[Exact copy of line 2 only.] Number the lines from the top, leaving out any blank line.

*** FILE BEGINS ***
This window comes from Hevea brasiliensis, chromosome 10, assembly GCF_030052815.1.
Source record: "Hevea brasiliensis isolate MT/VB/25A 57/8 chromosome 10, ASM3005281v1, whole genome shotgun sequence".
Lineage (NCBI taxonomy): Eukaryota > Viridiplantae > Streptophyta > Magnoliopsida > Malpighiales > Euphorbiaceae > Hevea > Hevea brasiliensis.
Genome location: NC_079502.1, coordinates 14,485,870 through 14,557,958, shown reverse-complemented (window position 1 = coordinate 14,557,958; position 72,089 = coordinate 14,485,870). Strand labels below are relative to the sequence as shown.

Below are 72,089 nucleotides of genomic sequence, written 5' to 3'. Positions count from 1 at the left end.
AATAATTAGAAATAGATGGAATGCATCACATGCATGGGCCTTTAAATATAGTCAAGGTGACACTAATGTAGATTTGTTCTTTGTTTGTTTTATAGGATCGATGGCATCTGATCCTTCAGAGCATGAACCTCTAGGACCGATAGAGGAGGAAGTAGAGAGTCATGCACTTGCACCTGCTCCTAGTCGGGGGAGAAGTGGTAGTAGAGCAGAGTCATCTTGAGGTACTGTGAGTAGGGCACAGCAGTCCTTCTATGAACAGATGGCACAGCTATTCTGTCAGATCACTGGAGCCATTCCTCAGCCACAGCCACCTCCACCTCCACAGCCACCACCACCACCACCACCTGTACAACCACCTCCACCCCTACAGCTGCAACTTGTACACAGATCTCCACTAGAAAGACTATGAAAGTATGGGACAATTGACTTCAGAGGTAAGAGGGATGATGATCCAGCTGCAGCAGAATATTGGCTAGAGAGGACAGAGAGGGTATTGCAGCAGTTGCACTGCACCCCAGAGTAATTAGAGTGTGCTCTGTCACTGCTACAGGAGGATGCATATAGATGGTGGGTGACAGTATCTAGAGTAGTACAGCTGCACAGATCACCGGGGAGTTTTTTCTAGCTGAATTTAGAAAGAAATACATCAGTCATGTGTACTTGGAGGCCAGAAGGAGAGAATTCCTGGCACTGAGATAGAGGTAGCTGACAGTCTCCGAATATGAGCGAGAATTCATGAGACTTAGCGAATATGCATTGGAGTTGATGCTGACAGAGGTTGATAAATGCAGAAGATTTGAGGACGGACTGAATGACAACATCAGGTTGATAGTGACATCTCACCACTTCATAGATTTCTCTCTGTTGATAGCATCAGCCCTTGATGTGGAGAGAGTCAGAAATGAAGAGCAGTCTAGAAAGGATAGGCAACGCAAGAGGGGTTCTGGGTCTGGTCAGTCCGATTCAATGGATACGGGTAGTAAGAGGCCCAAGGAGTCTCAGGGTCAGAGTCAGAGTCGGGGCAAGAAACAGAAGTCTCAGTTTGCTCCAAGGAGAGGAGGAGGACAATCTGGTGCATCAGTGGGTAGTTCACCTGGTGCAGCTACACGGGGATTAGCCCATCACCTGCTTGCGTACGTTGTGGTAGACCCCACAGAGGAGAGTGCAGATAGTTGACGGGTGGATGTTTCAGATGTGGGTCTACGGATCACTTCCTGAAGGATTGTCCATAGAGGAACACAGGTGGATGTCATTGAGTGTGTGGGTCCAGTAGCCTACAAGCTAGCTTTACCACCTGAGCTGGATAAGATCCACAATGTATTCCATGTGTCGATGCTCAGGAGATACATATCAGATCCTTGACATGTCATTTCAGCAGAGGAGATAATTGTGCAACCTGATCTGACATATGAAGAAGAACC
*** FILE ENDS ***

Source record: "Hevea brasiliensis isolate MT/VB/25A 57/8 chromosome 10, ASM3005281v1, whole genome shotgun sequence".